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Karl Löwith (9 January 1897 – 26 May 1973), was a Germanphilosopher, a student of Husserl and Heidegger. Löwith was one of the most prolific German philosophers of the twentieth century; the bibliography of his works comprising more than 300 titles.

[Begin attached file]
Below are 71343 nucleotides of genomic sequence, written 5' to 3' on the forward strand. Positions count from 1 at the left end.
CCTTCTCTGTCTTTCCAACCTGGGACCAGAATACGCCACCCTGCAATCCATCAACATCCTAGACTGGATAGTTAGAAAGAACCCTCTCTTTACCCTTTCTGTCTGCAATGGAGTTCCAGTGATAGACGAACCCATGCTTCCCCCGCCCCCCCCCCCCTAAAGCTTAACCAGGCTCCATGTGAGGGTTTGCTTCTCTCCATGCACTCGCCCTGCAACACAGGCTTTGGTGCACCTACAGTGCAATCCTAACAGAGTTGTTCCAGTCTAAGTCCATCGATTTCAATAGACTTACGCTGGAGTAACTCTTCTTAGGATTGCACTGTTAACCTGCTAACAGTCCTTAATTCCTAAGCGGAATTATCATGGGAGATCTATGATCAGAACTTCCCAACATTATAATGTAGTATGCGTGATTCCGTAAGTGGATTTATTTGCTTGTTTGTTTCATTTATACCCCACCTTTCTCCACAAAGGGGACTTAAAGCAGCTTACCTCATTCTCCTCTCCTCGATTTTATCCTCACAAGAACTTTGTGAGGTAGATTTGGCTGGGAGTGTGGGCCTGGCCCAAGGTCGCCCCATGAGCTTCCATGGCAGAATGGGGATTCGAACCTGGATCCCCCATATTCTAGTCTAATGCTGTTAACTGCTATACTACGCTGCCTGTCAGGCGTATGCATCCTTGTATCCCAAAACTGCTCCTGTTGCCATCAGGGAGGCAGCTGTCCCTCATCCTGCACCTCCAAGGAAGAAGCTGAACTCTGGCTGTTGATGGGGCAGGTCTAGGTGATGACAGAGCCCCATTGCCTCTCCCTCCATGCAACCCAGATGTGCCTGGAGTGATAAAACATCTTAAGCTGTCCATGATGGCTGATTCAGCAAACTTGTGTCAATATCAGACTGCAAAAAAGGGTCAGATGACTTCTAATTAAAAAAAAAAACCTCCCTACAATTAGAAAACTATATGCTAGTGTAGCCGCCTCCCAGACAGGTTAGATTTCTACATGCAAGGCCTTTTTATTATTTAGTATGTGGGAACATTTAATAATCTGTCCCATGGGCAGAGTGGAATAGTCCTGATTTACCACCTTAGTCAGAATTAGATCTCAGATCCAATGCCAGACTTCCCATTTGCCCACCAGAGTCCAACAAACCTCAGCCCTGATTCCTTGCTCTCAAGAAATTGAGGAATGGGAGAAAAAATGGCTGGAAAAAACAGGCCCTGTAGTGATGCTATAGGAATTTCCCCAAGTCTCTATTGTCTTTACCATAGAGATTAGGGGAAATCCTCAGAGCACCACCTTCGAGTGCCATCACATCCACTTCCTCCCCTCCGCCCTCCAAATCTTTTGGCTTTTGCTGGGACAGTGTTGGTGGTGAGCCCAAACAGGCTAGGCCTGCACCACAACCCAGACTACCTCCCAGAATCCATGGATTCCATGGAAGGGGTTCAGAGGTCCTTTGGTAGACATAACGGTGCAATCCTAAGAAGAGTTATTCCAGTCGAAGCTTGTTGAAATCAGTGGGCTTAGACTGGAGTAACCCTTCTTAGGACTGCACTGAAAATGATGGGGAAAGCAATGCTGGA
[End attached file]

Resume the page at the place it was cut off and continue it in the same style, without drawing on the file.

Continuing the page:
He is probably most known for his two books From Hegel to Nietzsche, which describes the decline of German classical philosophy, and Meaning in History, which discusses the problematic relationship between theology and history. Löwith's argument in Meaning in History is that the western view of history is confused by the relationship between Christian faith and the modern view, which is neither Christian nor pagan. Löwith describes this relationship through famous western philosophers and historians, including Burckhardt, Marx, Hegel, Kierkegaard, Voltaire, Vico, Bossuet, Augustine and Orosius. The modern historical consciousness is, according to Löwith, derived from Christianity. But, Christians are not a historical people, as their view of the world is based on faith. This explains the tendency in history (and philosophy) to an eschatological view of human progress.